Harper was worth negative-26 Defensive Runs Saved in 2018 according to Fangraphs -- just about the only blemish on his résumé as a free agent -- but was plus-9 in his first season in Philadelphia, a massive improvement. The Giants were actually intent on going that path long before Kapler arrived. When they offered Harper $310 million last year, their existing analytics and coaching staffs had ideas about how they could get more out of Harper defensively with positioning changes. 

Harper's not the only example the Giants will use to sell their vision to veteran players. General manager Scott Harris mentioned Gerrit Cole as another who found new ways to add to his game. 

"Look at the strides he made the last two seasons and now he signed the largest free-agent contract (for a pitcher) in the history of the game," Harris said. "You look at the strides he made when he first burst onto the scene for the Pirates and what he did in Houston. Their coaching staff was largely responsible for the development he saw at the Major League level."

The Astros' staff has gotten a lot of credit for turning Cole into the pitcher the Pirates were expecting when they took him first overall in 2011. Cole had a 3.50 ERA in Pittsburgh and a 2.68 ERA in Houston, where his strikeout rate jumped from 8.4 per nine innings to 13.1. He was worth 15.4 WAR in five seasons with the Pirates and then skyrocketed to 13.4 in two seasons in Houston.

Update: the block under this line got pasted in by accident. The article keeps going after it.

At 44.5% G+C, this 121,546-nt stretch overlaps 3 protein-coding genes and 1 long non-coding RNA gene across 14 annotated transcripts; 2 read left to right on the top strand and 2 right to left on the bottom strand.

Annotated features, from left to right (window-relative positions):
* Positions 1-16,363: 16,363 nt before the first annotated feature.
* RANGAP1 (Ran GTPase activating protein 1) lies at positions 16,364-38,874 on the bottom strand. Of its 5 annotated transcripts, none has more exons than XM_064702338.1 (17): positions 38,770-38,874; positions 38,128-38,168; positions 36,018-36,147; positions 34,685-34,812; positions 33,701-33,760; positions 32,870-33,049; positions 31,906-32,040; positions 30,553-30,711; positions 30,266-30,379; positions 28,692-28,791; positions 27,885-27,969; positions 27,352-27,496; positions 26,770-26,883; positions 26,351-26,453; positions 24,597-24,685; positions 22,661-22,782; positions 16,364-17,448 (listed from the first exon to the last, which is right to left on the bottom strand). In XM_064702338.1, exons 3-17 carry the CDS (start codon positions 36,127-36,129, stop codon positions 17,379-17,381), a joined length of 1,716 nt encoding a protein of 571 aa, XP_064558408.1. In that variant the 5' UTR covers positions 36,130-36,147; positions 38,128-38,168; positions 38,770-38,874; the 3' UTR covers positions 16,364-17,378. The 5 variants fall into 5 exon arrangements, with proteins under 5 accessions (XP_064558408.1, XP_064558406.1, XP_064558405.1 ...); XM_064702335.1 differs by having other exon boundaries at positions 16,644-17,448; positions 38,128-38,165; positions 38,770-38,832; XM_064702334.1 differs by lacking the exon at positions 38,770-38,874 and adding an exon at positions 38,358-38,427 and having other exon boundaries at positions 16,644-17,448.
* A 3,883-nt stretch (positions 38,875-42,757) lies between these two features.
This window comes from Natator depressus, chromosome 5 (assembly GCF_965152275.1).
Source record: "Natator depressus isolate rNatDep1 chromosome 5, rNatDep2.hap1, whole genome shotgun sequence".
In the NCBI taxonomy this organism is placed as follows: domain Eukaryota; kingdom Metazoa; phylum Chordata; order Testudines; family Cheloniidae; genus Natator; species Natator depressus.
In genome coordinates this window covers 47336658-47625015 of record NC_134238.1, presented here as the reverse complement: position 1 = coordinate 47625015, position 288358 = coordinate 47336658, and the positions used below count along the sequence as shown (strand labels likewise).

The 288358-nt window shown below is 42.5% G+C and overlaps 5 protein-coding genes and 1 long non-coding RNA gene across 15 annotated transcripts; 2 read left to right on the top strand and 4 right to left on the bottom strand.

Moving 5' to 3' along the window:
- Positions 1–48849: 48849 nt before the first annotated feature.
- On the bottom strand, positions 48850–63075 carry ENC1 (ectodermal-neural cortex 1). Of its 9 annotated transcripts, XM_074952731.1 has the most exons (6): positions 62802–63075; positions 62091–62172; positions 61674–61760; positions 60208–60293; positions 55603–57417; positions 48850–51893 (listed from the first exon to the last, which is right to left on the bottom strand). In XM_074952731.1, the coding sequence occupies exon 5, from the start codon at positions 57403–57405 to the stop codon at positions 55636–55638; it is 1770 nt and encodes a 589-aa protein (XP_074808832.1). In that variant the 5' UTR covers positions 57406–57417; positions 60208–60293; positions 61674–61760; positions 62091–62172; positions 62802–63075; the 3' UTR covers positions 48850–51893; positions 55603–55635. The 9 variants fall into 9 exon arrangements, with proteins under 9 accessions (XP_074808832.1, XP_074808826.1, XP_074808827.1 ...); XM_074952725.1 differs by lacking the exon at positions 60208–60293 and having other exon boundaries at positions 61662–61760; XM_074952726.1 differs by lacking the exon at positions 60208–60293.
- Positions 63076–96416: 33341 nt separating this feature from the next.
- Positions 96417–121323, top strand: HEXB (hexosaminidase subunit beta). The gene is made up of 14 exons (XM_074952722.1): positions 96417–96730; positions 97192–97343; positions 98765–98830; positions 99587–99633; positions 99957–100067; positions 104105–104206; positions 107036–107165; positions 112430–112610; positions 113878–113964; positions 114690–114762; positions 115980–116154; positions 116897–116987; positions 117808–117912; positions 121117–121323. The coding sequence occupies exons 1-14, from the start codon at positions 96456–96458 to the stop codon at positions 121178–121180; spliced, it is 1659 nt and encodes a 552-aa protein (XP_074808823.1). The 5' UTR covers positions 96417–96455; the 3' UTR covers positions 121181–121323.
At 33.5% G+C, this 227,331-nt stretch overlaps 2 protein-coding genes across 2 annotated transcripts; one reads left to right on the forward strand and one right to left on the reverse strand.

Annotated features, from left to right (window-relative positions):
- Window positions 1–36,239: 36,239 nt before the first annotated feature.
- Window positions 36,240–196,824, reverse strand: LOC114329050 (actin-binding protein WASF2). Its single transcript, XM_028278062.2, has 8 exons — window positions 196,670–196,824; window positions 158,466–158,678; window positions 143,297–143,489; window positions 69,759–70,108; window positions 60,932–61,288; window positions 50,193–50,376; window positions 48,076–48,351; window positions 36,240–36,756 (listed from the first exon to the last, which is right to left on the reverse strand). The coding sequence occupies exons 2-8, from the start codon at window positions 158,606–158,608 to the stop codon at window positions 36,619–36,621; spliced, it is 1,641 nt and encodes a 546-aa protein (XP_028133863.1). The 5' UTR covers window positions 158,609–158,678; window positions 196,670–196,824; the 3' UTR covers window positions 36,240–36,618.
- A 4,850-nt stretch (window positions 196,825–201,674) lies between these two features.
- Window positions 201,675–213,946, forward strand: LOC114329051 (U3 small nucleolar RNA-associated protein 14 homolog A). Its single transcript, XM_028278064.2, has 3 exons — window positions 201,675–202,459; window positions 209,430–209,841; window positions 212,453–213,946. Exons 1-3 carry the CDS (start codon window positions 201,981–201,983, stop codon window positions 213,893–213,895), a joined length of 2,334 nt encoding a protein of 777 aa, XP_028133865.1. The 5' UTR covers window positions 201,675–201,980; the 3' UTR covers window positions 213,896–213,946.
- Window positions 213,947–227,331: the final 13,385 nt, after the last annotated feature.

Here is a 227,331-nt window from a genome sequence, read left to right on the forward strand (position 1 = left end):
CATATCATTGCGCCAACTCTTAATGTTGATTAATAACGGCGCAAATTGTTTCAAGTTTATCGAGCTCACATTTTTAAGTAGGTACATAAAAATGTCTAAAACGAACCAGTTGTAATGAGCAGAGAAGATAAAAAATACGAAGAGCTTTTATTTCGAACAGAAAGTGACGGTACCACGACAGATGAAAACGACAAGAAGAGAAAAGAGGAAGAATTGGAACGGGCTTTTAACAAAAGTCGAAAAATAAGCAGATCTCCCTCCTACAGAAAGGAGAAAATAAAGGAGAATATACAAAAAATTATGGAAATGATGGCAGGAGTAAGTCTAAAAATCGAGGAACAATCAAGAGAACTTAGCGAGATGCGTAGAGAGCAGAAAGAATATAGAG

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Kapler and Harris are not walking into an organization that has a Harper or Cole, but they believe their new coaching staff and player-development methods can get the most out of existing talent. That'll be a focus in spring training, and the conversations have already begun with some veterans. Kapler, who mentioned J.D. Martinez as another example of late-career adjustments, said he has spoken to Posey multiple times since getting hired. 

"I think that a lot of established successful Major Leaguers want to get better and sometimes they don't know how," Kapler said. "In some cases, it's because coaches haven't approached them because they don't want to break something that's working well, but I think those days are gone and I think players crave having coaches approach them and ask them to make changes."